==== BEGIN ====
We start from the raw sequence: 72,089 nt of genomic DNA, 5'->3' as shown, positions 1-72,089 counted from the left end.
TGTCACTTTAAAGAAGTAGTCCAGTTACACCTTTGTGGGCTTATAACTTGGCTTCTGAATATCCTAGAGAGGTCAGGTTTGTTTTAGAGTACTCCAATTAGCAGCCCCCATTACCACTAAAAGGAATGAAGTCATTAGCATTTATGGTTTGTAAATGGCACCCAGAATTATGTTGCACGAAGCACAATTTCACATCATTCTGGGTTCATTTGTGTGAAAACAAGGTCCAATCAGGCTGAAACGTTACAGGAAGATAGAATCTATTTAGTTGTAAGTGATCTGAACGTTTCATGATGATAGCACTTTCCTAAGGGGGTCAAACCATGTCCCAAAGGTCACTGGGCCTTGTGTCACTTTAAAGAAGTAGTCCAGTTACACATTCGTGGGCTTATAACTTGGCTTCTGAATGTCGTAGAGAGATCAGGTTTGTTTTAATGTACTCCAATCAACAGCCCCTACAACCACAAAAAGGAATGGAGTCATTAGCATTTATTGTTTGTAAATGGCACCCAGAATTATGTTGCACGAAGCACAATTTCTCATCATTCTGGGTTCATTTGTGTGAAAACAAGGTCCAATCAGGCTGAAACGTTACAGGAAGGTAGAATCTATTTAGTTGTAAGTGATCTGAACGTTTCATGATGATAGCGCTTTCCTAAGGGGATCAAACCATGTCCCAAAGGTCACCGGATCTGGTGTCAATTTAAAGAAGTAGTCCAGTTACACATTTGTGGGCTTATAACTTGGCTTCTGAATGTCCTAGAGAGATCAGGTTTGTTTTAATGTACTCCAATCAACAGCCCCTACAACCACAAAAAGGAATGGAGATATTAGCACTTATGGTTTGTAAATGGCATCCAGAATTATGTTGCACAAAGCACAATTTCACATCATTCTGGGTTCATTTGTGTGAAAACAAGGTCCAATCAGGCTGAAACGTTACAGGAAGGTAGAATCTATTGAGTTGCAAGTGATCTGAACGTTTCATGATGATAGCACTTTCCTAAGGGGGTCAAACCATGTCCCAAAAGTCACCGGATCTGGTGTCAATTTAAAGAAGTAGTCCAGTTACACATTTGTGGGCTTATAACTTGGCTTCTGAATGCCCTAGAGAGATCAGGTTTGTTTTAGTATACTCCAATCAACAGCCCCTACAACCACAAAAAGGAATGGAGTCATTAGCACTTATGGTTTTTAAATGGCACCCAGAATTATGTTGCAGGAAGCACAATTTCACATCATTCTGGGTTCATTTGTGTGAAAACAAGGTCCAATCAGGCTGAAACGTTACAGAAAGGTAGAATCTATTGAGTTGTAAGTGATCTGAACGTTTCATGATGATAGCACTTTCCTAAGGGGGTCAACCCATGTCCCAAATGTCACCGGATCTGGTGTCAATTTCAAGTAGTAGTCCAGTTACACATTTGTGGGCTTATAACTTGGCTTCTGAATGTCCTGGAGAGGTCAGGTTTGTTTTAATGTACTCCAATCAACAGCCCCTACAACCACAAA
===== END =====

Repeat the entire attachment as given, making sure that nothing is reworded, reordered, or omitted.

We start from the raw sequence: 72,089 nt of genomic DNA, 5'->3' as shown, positions 1-72,089 counted from the left end.
TGTCACTTTAAAGAAGTAGTCCAGTTACACCTTTGTGGGCTTATAACTTGGCTTCTGAATATCCTAGAGAGGTCAGGTTTGTTTTAGAGTACTCCAATTAGCAGCCCCCATTACCACTAAAAGGAATGAAGTCATTAGCATTTATGGTTTGTAAATGGCACCCAGAATTATGTTGCACGAAGCACAATTTCACATCATTCTGGGTTCATTTGTGTGAAAACAAGGTCCAATCAGGCTGAAACGTTACAGGAAGATAGAATCTATTTAGTTGTAAGTGATCTGAACGTTTCATGATGATAGCACTTTCCTAAGGGGGTCAAACCATGTCCCAAAGGTCACTGGGCCTTGTGTCACTTTAAAGAAGTAGTCCAGTTACACATTCGTGGGCTTATAACTTGGCTTCTGAATGTCGTAGAGAGATCAGGTTTGTTTTAATGTACTCCAATCAACAGCCCCTACAACCACAAAAAGGAATGGAGTCATTAGCATTTATTGTTTGTAAATGGCACCCAGAATTATGTTGCACGAAGCACAATTTCTCATCATTCTGGGTTCATTTGTGTGAAAACAAGGTCCAATCAGGCTGAAACGTTACAGGAAGGTAGAATCTATTTAGTTGTAAGTGATCTGAACGTTTCATGATGATAGCGCTTTCCTAAGGGGATCAAACCATGTCCCAAAGGTCACCGGATCTGGTGTCAATTTAAAGAAGTAGTCCAGTTACACATTTGTGGGCTTATAACTTGGCTTCTGAATGTCCTAGAGAGATCAGGTTTGTTTTAATGTACTCCAATCAACAGCCCCTACAACCACAAAAAGGAATGGAGATATTAGCACTTATGGTTTGTAAATGGCATCCAGAATTATGTTGCACAAAGCACAATTTCACATCATTCTGGGTTCATTTGTGTGAAAACAAGGTCCAATCAGGCTGAAACGTTACAGGAAGGTAGAATCTATTGAGTTGCAAGTGATCTGAACGTTTCATGATGATAGCACTTTCCTAAGGGGGTCAAACCATGTCCCAAAAGTCACCGGATCTGGTGTCAATTTAAAGAAGTAGTCCAGTTACACATTTGTGGGCTTATAACTTGGCTTCTGAATGCCCTAGAGAGATCAGGTTTGTTTTAGTATACTCCAATCAACAGCCCCTACAACCACAAAAAGGAATGGAGTCATTAGCACTTATGGTTTTTAAATGGCACCCAGAATTATGTTGCAGGAAGCACAATTTCACATCATTCTGGGTTCATTTGTGTGAAAACAAGGTCCAATCAGGCTGAAACGTTACAGAAAGGTAGAATCTATTGAGTTGTAAGTGATCTGAACGTTTCATGATGATAGCACTTTCCTAAGGGGGTCAACCCATGTCCCAAATGTCACCGGATCTGGTGTCAATTTCAAGTAGTAGTCCAGTTACACATTTGTGGGCTTATAACTTGGCTTCTGAATGTCCTGGAGAGGTCAGGTTTGTTTTAATGTACTCCAATCAACAGCCCCTACAACCACAAA